Yesterday morning, Keith and Joanette drove us to Champoeg State Park on the Willamette River, about 30 minutes drive from downtown Portland.
Champoeg was a town in what was then Oregon Country, a disputed area that both England and the United States claimed. In 1843 area residents, meeting in Champoeg, voted 52-50 to petition the US government to establish a provisional government . It took two years for the petition to reach Washington and in 1846 Oregon treaty settled the land dispute and Oregon became a US territory, but Champoeg was passed over as the capital.
In 1861 the town was destroyed when the Willamette River rose 55 feet above flood stage, washing away most of the structures, and they were were never rebuilt.
But today it was important to Bill and me. It is the Northern terminus of the Willamette Scenic Bike Bikeway. Bill and I will bike along scenic backroads and lanes back to our campsite at Armitage County Park. We will take four riding days to cover the 134 miles. Our first day we logged 35.81 miles.
Yesterday, our ride was divided into two parts, the first along lightly traveled roads through a very diverse agricultural area, with many varieties of fruit and nut trees and two vey important crops: hops and hemp.
Hops vines are strung vertically high above the ground.
You can see the hop cones, almost ready for harvest.
And the other interesting crop is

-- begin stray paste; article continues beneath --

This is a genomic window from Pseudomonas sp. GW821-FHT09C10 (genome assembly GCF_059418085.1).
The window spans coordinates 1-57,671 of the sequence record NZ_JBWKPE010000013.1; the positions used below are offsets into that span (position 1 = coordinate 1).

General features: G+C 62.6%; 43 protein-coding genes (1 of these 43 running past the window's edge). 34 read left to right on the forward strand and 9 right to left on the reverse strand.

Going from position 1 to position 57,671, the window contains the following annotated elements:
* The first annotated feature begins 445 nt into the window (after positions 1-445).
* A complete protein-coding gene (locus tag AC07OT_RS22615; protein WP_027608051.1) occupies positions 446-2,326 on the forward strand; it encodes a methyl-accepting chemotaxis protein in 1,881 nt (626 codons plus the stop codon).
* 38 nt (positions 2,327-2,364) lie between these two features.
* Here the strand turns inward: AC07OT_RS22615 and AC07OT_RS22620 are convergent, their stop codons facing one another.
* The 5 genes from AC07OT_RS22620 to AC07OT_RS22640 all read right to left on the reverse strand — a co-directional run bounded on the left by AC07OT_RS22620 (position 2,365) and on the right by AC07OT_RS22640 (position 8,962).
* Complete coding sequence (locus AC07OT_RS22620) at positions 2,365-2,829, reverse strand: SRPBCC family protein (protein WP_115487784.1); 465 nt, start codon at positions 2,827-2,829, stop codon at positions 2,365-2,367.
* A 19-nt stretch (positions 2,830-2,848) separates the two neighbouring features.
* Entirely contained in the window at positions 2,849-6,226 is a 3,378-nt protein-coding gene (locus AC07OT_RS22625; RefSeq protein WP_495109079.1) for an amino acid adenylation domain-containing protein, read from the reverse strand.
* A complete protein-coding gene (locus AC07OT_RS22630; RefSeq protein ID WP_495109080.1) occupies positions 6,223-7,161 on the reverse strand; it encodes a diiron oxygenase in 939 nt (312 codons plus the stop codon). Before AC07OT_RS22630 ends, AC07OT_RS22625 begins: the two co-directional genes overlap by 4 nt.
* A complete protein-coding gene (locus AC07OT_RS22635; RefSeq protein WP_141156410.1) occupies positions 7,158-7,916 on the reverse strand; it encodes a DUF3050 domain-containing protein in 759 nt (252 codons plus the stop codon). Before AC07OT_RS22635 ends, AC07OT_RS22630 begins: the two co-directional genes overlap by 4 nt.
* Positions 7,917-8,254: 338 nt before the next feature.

hemp, a cousin to cannabis. When we first saw the plants, I thought it odd that they were out in the open, unfenced and unprotected. Although very valuable commercially, they have no benefit to someone looking for a cheap high.
We rode past all the various fields on our way to the Wheatland Ferry, where we crossed the Willamette River to visit a couple of wineries and the Willamette Cheese Factory.
It was a quick ride across and then the first winery was just up the road to the right. Arcane Cellars, a great little winery, right on the Willamette River.
Very rarely do Bill and I think every wine at a tasting is worth taking home, but Arcane wines did just that. But on bikes, we had to choose. Their Rogue Valley Tempranillo was the winner.
Our next stop was Stangeland
Here, we met the winemaker and tasted a few wines. Because we were on the bikes, we shared one tasting at each place. Again we found the wines to be well crafted and selected another tempranillo for purchase. I wasn’t quite as impressed as at Arcane.
Just across the road was our last stop for the day,
Home of some great tasting hand-crafted cheeses. We tasted several cheeses and ended up taking four with us. It is a challenge to keep the cheese cool in our saddle bags.
Getting back on the bikes we had a challenging 5 miles before we picked up a bike lane again. Our deviation to visit the wineries and cheese factory had taken us off the bikeway and onto a busy highway shoulder.
The last few miles were across Salem and by the State Capitol.
The statue at the top is not a specific person but an artistic representation of the Oregon pioneer.
We arrived at Century House BnB and was greeted by Jean, an enthusiastic biker. She told us at breakfast that she has biked in 38 of the states.
Jean was a great host and was very attentive to make our stay comfortable. The welcoming butterscotch cookies were particularly well received.
After a little down time we walked to dinner and crossed the campus of Willamette University, was where we passed these huge Sequoia trees. I thought they must have been there when the university was founded in 1842, but surprisingly they were planted 100 years later in 1942 in celebration of the university’s centennial.
After a great night’s sleep, we had breakfast with Jean and the other two guests and were on our way to Albany, Oregon, a planned 42 mile day.